Steps to Acquire a Small Business Disaster Loan

Steps to Acquire a Small Business Disaster Loan
  • Opening Intro -

    When a disaster hits, residential, commercial and retail properties alike may be damaged or destroyed.

    If you own a small business your company may have been affected.

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Without quick remedy, your business may be gone for good as disaster losses keep you from restarting your enterprise. Fortunately, when the president of the United States declares a disaster area, affected businesses can seek relief through a federal disaster loan program. Such low-interest rate loans go beyond your insurance settlement and must be paid back, but they may also save your business from the disaster of going under.

1. Apply online. The fastest way to obtain disaster loan funds is to fill out and submit your application online. Contact your insurance agent first to get that claim going and then log on to the Small Business Administration website at sba.gov to fill out your application. Along with your loan application you need to sign and date IRS Form 8821, what gives the IRS permission to share with the SBA your tax return details. Alternately, you can apply by US mail.

2. Assemble your information. It is always an excellent idea for small business owners to keep copies of their important information away from the business’ premises. If that information is destroyed, it will take you longer to file your application. The information required by the SBA is quite detailed and includes your contact information, your Social Security Number, the applicable FEMA registration and your deed or leasing information. The FEMA number can be obtained by calling 1-800-621-3362. You will also be asked to provide your insurance information, your Employer Identification Number and financial information, including your cash flow statement, profit and loss and related statements.

3. Check your application status. Your disaster loan application will be processed in the order that it is received. To check on its status, you can visit disasterassistance.gov and key in your user identification, password and your personal identification number to sign in. Once logged in, you will learn the loan’s status and, if approved, how to obtain your funds. Those funds can be used to cover both property loss and the loss of economic activity. Loan amounts of up to $2 million are available.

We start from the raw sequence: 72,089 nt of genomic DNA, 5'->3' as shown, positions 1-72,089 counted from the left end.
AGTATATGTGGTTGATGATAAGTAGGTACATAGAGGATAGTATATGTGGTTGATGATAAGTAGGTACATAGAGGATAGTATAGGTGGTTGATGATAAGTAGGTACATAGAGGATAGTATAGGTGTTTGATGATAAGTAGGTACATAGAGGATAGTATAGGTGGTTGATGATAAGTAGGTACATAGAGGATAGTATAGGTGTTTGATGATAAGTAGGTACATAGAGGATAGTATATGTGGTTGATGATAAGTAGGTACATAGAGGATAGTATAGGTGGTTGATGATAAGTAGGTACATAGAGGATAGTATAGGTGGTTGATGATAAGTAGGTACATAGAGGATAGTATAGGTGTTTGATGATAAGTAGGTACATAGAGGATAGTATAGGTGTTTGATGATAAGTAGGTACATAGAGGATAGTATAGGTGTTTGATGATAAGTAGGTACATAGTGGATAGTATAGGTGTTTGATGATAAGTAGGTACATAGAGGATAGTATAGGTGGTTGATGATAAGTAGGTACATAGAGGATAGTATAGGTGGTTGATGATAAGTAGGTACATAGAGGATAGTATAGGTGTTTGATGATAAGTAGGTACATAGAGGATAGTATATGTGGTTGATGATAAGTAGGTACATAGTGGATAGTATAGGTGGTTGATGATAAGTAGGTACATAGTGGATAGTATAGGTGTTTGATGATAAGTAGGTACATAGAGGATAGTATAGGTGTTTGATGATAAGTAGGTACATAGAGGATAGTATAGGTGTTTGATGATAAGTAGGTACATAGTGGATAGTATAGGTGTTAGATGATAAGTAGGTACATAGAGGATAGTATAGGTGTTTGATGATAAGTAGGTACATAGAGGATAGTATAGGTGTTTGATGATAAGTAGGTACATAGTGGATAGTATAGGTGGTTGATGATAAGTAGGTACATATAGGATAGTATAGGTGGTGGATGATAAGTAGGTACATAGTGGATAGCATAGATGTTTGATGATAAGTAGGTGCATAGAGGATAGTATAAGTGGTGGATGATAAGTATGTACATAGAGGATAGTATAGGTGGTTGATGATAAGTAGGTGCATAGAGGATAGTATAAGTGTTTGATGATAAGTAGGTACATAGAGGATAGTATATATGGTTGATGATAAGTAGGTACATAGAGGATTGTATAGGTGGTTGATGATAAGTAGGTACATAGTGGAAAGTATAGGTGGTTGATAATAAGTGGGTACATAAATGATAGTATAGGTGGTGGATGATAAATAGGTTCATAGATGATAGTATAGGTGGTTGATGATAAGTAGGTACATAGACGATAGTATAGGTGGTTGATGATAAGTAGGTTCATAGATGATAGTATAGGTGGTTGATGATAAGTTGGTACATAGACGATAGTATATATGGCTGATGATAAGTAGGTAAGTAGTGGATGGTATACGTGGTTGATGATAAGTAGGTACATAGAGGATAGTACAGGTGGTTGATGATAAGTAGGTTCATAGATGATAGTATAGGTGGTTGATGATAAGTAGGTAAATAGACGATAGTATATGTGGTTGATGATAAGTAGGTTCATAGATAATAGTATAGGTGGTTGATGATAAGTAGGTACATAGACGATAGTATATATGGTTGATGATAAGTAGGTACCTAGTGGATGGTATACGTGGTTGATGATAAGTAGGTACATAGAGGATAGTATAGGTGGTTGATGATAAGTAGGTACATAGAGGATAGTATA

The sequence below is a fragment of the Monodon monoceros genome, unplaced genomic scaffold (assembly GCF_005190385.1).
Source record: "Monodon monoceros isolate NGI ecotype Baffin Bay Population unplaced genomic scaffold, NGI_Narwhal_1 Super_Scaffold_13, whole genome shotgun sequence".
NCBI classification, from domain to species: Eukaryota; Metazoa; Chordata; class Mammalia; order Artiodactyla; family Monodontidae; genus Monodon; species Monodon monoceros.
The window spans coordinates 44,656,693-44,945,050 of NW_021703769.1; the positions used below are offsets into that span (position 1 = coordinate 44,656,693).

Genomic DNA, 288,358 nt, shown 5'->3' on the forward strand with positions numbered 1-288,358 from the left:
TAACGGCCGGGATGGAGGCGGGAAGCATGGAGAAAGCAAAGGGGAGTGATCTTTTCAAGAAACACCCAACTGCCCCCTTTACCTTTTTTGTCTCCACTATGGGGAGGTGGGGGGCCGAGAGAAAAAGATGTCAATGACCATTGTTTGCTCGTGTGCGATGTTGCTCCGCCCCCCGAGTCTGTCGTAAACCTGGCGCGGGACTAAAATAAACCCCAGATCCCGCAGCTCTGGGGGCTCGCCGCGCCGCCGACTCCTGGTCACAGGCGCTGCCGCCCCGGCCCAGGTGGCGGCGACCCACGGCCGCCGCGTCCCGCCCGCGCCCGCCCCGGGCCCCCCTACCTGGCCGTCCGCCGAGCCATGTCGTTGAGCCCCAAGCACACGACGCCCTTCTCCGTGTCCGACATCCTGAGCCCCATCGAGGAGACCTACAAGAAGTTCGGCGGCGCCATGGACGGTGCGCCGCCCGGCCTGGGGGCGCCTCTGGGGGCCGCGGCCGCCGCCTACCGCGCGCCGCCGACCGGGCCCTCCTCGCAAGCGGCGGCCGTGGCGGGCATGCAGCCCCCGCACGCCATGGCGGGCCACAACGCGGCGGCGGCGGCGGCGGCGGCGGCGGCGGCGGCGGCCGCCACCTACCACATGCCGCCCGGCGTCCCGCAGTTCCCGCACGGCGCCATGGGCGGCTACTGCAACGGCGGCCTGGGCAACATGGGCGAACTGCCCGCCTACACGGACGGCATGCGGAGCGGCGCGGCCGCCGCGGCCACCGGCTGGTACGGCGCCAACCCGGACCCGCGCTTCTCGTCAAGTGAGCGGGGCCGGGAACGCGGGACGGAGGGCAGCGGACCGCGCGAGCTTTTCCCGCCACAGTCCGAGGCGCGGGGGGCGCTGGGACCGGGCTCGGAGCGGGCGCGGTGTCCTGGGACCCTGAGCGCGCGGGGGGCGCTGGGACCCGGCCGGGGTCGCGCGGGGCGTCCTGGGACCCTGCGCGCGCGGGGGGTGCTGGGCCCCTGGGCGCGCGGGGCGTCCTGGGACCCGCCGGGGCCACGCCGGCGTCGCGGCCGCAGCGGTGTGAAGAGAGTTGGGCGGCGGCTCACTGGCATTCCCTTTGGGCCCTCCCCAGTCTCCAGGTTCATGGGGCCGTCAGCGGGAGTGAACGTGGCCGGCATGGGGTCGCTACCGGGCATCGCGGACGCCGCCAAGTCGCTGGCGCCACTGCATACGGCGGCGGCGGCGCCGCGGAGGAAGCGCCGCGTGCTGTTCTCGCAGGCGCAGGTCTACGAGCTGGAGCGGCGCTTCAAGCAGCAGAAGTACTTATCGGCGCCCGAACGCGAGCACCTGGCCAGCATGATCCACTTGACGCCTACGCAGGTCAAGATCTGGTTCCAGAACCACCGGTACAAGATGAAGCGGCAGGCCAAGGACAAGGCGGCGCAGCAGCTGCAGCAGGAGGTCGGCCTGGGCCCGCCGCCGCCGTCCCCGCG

4. Use your loan proceeds. You can begin using your small business disaster loan as soon as the money is deposited into your account. You might also work with local disaster relief teams to find a new business location if yours has been destroyed and to get that new location ready for you to resume your business operation. Your funds may also be used to pay employees who might not be eligible for unemployment benefits. Work with local, state and federal agencies as well as volunteer organizations such as the Red Cross and the Salvation Army that are available to assist you. With time being of the essence, you need to get back in business as quickly as possible. Tap all available and applicable resources to help your business get back on its feet again.

5. Pay back your loan. The SBA will provide loan term information with interest rates set no higher than 8 percent for businesses that can obtain credit elsewhere. That rate is no higher than 4 percent for businesses that cannot obtain credit elsewhere. Loan terms are up to 30 years and depend on your ability to repay the loan. Payment can be made online through an automated clearing house (ACH) withdrawal from your checking account or by a credit card payment. The online form will list your name, full address, your SBA loan number and your payment amount.

Plan Ahead

Few of us can wrap our minds around an unseen disaster. However, that is the visionary thinking that all successful small business owners must employ. Before a disaster hits is when you should get organized by reviewing your current insurance information and by keeping copies of your important business records in a safe place.

Create a business impact analysis (BIA) to outline how a disaster would affect your business. A preparedness plan should also be put in place, one that outlines how you will respond in an emergency, by contacting senior management, employees, clients, customers and other affected parties. Finally, evaluate and test your plan by conducting exercises to determine its effectiveness, fine-tuning your plan until you have it right.

Author Information

Kelley Palmer is a professional blogger that shares information and news on after school programs and child care. She writes for The Learning Experience, a leading child development center with locations nationwide.

 

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Categories: Small Business